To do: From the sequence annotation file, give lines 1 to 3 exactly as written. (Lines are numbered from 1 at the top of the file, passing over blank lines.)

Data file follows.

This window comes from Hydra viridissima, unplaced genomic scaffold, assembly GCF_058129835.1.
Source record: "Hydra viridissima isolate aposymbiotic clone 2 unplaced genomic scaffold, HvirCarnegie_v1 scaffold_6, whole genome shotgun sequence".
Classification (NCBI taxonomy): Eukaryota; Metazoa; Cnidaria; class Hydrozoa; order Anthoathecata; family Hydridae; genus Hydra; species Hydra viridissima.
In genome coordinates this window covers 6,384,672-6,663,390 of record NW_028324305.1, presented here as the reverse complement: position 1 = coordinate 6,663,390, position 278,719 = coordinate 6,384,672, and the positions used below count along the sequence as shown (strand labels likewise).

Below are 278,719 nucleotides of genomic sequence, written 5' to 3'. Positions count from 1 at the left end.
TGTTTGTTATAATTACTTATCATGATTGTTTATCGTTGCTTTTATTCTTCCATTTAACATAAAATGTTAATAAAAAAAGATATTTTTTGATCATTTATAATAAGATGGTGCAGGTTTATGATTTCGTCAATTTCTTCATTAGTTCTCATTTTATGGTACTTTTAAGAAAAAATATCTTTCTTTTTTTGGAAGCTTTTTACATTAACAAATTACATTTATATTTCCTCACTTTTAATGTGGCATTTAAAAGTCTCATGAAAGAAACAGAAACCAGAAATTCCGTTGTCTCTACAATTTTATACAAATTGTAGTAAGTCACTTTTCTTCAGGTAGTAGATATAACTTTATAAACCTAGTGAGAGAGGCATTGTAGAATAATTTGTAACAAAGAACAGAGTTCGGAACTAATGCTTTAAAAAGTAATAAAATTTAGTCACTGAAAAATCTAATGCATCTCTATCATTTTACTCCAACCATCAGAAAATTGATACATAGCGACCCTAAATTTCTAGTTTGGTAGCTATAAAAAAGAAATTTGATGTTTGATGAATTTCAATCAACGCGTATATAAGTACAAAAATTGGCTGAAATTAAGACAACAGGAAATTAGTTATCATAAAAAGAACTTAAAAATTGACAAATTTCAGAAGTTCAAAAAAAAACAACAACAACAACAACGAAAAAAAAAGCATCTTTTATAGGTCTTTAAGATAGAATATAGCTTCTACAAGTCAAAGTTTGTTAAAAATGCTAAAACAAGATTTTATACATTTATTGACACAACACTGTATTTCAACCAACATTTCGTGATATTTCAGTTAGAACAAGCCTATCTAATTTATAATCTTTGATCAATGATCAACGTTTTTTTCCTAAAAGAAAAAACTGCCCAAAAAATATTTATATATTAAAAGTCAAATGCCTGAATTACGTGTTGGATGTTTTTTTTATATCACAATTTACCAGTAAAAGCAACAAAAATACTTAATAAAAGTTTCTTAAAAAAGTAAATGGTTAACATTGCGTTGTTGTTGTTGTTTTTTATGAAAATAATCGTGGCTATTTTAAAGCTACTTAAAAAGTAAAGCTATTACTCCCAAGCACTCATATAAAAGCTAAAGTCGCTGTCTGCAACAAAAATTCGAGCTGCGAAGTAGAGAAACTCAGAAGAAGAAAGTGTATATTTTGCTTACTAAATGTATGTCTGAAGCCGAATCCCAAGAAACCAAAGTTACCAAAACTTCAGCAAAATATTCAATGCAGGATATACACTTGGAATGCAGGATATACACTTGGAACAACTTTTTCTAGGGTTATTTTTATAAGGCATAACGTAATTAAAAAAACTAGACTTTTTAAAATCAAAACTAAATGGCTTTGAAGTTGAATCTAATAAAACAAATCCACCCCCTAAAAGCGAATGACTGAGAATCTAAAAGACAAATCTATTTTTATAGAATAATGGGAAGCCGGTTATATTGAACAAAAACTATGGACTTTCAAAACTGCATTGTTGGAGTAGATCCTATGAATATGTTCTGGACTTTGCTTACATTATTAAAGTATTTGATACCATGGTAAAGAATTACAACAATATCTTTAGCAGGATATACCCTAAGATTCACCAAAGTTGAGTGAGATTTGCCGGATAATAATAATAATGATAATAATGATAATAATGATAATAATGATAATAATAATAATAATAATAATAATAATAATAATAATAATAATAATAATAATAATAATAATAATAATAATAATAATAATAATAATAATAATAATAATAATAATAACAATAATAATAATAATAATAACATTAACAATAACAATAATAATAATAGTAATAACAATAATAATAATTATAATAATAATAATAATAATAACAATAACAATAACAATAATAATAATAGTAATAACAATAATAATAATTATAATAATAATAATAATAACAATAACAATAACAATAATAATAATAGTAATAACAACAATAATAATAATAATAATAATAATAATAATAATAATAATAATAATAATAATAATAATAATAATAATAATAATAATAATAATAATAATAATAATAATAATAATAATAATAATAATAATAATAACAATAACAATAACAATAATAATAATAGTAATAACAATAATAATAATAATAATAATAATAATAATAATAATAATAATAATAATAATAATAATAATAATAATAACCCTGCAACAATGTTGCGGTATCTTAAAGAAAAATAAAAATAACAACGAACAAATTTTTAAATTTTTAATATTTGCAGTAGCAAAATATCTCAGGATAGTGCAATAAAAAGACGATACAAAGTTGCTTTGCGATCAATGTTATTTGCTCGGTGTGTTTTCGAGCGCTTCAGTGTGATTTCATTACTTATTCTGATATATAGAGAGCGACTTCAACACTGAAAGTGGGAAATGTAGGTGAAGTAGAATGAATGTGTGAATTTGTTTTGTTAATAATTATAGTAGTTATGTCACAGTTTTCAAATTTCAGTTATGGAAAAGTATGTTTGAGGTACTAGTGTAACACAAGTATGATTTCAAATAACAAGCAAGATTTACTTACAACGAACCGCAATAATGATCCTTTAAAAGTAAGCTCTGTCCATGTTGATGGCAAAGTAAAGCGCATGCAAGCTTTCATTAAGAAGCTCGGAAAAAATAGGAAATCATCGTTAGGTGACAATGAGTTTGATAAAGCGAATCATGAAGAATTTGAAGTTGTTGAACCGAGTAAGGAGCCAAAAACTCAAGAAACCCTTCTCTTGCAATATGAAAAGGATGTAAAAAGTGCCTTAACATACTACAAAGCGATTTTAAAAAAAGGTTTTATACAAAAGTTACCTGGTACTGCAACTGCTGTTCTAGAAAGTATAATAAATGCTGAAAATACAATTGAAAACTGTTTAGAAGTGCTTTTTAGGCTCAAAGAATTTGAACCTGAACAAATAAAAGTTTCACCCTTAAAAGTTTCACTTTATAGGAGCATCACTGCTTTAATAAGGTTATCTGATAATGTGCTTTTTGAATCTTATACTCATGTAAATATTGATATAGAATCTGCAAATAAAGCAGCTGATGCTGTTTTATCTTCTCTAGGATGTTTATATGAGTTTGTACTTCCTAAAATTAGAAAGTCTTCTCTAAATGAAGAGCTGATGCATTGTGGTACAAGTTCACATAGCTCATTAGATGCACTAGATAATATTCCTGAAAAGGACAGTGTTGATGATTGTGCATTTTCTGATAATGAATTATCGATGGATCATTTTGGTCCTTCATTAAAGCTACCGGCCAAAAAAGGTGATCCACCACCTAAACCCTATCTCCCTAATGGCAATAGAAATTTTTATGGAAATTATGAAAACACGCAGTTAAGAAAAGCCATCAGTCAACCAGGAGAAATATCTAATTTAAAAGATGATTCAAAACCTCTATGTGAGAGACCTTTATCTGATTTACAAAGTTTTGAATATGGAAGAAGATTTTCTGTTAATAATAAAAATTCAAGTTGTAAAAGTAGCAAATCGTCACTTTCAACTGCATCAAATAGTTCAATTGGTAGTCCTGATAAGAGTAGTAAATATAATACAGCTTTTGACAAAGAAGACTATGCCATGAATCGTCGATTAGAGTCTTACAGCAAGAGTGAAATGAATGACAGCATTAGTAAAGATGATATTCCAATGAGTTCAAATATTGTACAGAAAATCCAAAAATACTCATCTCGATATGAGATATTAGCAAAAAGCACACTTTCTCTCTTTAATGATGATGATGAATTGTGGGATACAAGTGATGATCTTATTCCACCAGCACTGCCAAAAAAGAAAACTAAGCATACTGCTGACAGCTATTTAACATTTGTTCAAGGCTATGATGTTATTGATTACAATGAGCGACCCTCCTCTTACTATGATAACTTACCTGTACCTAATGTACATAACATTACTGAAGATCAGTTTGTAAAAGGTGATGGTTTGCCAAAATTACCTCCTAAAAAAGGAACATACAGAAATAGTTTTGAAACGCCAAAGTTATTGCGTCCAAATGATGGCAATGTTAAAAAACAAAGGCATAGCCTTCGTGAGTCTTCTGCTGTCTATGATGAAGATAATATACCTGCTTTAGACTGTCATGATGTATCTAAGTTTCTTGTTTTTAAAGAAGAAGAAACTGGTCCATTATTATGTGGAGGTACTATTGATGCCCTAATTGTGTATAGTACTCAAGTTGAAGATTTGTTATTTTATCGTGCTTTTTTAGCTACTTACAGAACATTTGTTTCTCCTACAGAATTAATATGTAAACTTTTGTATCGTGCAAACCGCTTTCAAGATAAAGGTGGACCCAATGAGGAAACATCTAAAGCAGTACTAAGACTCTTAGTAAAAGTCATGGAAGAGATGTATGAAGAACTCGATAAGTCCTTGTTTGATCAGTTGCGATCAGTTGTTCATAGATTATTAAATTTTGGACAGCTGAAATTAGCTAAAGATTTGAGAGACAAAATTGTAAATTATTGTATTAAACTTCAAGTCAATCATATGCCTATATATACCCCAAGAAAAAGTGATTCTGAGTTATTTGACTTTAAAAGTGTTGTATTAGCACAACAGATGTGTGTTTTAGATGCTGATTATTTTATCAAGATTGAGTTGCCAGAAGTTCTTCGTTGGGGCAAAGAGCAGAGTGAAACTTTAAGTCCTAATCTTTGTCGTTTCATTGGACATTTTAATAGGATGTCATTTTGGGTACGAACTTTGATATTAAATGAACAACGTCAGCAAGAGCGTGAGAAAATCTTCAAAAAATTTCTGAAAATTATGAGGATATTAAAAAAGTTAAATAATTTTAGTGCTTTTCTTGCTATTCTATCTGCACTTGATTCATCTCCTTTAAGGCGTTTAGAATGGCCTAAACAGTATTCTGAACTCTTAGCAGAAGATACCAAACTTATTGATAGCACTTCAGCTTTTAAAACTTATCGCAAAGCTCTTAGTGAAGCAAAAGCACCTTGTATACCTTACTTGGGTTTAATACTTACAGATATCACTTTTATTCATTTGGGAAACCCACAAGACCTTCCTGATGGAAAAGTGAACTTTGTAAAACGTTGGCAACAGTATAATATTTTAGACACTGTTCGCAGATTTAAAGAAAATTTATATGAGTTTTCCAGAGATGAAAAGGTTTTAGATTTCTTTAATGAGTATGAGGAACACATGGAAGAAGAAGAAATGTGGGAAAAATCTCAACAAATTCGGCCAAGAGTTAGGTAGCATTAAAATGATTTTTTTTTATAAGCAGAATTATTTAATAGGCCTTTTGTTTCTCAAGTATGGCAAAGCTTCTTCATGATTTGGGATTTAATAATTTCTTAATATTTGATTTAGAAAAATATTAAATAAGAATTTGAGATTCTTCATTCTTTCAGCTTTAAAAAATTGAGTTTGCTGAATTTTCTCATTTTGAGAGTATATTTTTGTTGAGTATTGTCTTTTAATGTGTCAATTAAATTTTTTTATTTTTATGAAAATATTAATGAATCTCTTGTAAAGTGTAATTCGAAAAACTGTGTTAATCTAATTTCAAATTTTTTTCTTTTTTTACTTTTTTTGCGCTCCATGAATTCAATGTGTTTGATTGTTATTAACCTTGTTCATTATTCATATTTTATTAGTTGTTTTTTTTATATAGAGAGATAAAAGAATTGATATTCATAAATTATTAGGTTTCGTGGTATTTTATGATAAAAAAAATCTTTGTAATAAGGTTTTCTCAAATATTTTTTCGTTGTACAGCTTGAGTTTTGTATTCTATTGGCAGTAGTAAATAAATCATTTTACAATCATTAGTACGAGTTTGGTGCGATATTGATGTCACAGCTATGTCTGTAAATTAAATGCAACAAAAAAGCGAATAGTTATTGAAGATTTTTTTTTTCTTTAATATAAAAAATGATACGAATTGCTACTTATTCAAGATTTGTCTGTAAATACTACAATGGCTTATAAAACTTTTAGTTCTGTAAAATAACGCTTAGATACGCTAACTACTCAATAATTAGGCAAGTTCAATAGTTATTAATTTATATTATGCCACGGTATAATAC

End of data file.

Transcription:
This window comes from Hydra viridissima, unplaced genomic scaffold, assembly GCF_058129835.1.
Source record: "Hydra viridissima isolate aposymbiotic clone 2 unplaced genomic scaffold, HvirCarnegie_v1 scaffold_6, whole genome shotgun sequence".
Classification (NCBI taxonomy): Eukaryota; Metazoa; Cnidaria; class Hydrozoa; order Anthoathecata; family Hydridae; genus Hydra; species Hydra viridissima.